Legality of Cannabis by U.S. Jurisdiction

Cannabis in Guatemala, as of 2016, is illegal. Otto Pérez, when he was president of the country, tried to lead a legalization drive, and several congressmen attempted to pass a law for legalization, but those efforts failed. A poll conducted in 2012 said that 41% of Guatemalans might support decriminalization.


An early law restricting cannabis was Decree 1331 of 1932, which restricted "plantas letales" to include "Indian hemp and marihuana".[1]

In 2012, former Guatemalan president Otto Pérez announced his support for decriminalizing drugs, but he said that the United States boycotted his plans. He nevertheless tried to promote the idea in diverse forums, culminating in a speech he gave before the United Nations General Assembly in New York on 26 September 2012. A poll in that year revealed that 41% of Guatemalans thought that decriminalization was a good idea.[2]

In 2016 the Commission of legislation and constitutional points of Congress (Spanish: Comisión de Legislación y Puntos Constitucionales del Congreso) in Guatemala rejected the Law to regulate the cultivation, production, distribution, commercialization, medicinal and recreational consumption of cannabis (Spanish: Ley para Regular el Cultivo, Producción, Distribución, Comercialización y Consumo Medicinal y Recreativo del Cannabis) as "unfeasible, inopportune, and unconstitutional". The law had been proposed in April of that year by the congressmen from the party Convergencia. Alvaro Velázquez, one of the congressmen, had said he would keep trying for the initiative to advance [3][4] but he died in 2017.[5]

Conviction and sentences[edit]

According to Guatemalan law, cannabis is illegal, as of 2016, and a person convicted of personal consumption of a drug (including cannabis) would be sentenced to a minimum of 4 months in jail and a 200 quetzals fine, and up to 5 years and a 10,000 quetzals fine, but because "personal consumption" is not defined properly, the prosecutor can accuse the person of traffic and the judge may give a sentence of up to 20 years in prison.[6]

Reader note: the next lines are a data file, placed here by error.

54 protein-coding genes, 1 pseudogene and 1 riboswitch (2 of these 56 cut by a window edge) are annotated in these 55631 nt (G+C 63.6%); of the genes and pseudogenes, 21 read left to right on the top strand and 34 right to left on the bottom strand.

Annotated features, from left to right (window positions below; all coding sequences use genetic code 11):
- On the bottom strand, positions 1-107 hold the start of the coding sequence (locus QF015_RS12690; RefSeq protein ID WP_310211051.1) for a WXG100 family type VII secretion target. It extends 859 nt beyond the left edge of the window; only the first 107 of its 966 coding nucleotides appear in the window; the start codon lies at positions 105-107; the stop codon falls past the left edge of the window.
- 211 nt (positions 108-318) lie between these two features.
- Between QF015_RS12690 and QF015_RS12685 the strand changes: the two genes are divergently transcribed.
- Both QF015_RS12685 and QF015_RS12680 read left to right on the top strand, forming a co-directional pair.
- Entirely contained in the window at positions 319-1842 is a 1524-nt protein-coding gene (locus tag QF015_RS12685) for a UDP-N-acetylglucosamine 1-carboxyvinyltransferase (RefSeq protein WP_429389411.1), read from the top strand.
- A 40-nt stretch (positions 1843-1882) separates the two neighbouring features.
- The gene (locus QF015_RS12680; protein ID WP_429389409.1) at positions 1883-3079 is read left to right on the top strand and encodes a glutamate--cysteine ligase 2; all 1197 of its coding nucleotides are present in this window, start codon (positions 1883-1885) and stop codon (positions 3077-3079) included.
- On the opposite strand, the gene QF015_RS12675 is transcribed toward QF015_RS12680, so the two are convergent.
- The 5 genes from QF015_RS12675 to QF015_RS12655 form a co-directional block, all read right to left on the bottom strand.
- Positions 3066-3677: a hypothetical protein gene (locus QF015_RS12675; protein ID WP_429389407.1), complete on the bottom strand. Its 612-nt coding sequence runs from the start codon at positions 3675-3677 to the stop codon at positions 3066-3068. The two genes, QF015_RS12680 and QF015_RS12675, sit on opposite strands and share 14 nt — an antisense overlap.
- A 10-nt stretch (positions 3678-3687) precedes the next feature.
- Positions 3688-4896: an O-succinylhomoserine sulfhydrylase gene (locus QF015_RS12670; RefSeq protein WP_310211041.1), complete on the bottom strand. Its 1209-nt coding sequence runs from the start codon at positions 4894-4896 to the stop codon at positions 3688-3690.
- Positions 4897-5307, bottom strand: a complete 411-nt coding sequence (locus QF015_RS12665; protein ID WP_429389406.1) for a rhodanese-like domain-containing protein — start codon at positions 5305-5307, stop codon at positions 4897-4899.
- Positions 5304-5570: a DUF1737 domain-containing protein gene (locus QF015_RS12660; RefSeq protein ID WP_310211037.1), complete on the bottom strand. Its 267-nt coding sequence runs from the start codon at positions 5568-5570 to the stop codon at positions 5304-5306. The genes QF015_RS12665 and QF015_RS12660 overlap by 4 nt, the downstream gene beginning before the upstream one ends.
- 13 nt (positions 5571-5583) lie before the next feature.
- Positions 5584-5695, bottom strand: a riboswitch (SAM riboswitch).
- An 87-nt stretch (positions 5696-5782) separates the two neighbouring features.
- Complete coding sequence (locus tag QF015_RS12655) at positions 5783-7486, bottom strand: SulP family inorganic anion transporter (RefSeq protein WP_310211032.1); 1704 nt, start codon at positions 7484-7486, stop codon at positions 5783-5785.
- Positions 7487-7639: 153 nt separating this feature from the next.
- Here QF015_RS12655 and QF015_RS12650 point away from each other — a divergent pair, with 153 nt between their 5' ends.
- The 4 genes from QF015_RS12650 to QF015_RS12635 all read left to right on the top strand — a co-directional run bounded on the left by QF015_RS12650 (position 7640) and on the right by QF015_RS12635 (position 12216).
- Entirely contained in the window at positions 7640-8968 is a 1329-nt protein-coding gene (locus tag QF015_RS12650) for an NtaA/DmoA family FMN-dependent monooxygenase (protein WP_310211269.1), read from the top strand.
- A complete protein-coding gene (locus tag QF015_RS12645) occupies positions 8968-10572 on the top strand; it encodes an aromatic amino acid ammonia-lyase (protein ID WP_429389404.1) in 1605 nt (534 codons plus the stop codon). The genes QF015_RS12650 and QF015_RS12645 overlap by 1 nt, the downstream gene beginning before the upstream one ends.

See also[edit]


  1. ^ Guatemala. Dirección General de Policía (1935). Memoria de los trabajos realizados por la Dirección General de la Policía Nacional durante el año de ... Tipografía Nacional. p. 123.
  2. ^ Ramos, Gerson; Álvarez, Carlos (June 10, 2017). "Plan de legalizar droga coincidió con conexión Z". Prensa Libre. Archived from the original on 2017-11-06. Retrieved 6 Nov 2017.
  3. ^ Milena Lopez. "Comisión Rechaza Uso Medicinal De La Marihuana En Guatemala". Retrieved 2016-11-30.
  4. ^ Juan Toro. "Guatemala: Rechazan uso de marihuana medicinal - Cluster Salud, La Industria de la vida". Retrieved 2016-11-30.
  5. ^ Bolaños, Rosa; Gamarro, Urias (July 29, 2017). "Localizan cadáver del diputado Álvaro Velásquez en una casa, en Mixco". Prensa Libre. Archived from the original on 2017-11-06. Retrieved Nov 6, 2017.
  6. ^ "Reforma de la ley de drogas en Guatemala: guía básica". tni. 30 July 2015. Archived from the original on 2017-11-07. Retrieved 7 Nov 2017.

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